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Scale, Space and Canon in Ancient Literary Culture

Scale, Space and Canon in Ancient Literary Culture


  • Publication planned for: December 2019
  • availability: Not yet published - available from December 2019
  • format: Hardback
  • isbn: 9781108481472

c.£ 45.00

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About the Authors
  • Greek culture matters because its unique pluralistic debate shaped modern discourses. This ground-breaking book explains this feature by retelling the history of ancient literary culture through the lenses of canon, space and scale. It proceeds from the invention of the performative 'author' in the archaic symposium through the 'polis of letters' enabled by Athenian democracy and into the Hellenistic era, where one's space mattered and culture became bifurcated between Athens and Alexandria. This duality was reconfigured into an eclectic variety consumed by Roman patrons and predicated on scale, with about a thousand authors active at any given moment. As patronage dried up in the third century CE, scale collapsed and literary culture was reduced to the teaching of a narrower field of authors, paving the way for the Middle Ages. The result is a new history of ancient culture which is sociological, quantitative, and all-encompassing, cutting through eras and genres.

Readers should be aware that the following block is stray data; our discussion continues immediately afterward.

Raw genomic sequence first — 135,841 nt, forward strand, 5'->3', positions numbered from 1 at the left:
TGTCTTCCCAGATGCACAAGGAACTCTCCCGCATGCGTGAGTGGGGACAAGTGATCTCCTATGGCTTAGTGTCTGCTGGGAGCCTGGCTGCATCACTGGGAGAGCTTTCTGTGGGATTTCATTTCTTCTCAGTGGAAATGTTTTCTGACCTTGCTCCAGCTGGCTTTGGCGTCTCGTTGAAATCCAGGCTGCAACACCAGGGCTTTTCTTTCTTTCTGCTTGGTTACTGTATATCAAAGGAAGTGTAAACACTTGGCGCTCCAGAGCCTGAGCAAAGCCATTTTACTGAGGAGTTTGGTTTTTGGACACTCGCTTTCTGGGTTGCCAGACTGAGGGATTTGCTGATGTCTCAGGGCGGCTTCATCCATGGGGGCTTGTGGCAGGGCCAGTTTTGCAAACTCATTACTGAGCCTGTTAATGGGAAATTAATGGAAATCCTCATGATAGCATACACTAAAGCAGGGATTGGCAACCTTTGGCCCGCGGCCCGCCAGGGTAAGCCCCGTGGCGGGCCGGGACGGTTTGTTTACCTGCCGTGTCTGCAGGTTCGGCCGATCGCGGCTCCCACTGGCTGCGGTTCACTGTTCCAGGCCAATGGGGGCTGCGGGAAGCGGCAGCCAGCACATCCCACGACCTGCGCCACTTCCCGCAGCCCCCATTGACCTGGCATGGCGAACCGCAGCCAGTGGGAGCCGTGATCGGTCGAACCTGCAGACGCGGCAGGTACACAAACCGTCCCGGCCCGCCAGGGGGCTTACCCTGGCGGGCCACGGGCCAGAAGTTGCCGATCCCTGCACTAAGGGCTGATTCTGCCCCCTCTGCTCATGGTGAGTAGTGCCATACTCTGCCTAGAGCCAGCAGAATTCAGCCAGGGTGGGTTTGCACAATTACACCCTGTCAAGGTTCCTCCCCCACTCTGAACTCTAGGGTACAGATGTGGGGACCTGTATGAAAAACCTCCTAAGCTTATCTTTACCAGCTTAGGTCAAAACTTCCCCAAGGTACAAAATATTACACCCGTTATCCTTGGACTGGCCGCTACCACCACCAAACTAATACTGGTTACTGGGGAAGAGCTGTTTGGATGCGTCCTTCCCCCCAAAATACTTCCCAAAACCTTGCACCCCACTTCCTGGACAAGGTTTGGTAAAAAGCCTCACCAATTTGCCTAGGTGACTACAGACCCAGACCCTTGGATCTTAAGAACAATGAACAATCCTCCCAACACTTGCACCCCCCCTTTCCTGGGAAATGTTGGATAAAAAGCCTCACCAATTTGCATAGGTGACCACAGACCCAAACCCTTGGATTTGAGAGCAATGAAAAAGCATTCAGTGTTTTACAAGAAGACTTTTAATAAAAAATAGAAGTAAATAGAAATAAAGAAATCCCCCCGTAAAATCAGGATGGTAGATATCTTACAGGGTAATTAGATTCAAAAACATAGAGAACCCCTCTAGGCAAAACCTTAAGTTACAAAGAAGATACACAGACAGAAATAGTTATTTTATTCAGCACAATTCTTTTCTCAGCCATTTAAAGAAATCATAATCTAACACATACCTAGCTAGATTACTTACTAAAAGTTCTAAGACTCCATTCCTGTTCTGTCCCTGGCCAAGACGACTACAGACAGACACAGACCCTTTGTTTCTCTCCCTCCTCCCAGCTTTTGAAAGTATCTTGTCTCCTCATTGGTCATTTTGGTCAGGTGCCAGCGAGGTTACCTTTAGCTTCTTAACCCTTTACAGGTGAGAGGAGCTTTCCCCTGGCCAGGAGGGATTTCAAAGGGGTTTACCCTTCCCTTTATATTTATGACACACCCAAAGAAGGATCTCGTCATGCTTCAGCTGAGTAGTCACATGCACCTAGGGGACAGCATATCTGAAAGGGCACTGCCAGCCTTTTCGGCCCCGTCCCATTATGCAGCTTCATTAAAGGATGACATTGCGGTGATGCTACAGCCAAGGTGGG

• Provides a bold new overarching history of ancient literary culture as a whole
    • Combines both literary and specialized/scientific genres
    • Provides a mass of statistics on ancient culture and so will become a source of reference as well as a starting-point for debate concerning its quantitative analysis
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    Product details

    • Publication planned for: December 2019
    • format: Hardback
    • isbn: 9781108481472
    • dimensions: 228 x 152 mm
    • contains: 13 b/w illus. 30 maps 82 tables
    • availability: Not yet published - available from December 2019
  • Table of Contents

    General introduction
    Part I. Canon:
    1. Canon: the evidence
    2. Canon in practice: the polis of letters
    Part II. Space:
    3. Space, the setting: the making of an Athens-against-Alexandria Mediterranean
    4. Space in action: when worlds diverge
    Part III. Scale:
    5. A quantitative model of ancient literary culture
    6. Scale in action: stability and its end
    Coda to the book

  • Author

    Reviel Netz, Stanford University, California
    Reviel Netz is the Patrick Suppes Professor of Greek Mathematics and Astronomy at Stanford University, California. He is a prolific author in many fields, from verse through literary theory to modern environmental history, and his core field is the history of the ancient exact sciences. He has pursued a more cultural, cognitive and literary approach to the history of science and has published a series of studies, beginning with The Shaping of Deduction in Greek Mathematics (Cambridge, 1999). He is also the translator and editor of the Cambridge editions of the works of Archimedes, two volumes of which have been published to date, and one of the main contributors to the study of the Archimedes Palimpsest, on which he co-authored (with William Noel) The Archimedes Codex (2007), which has been translated into eighteen languages.

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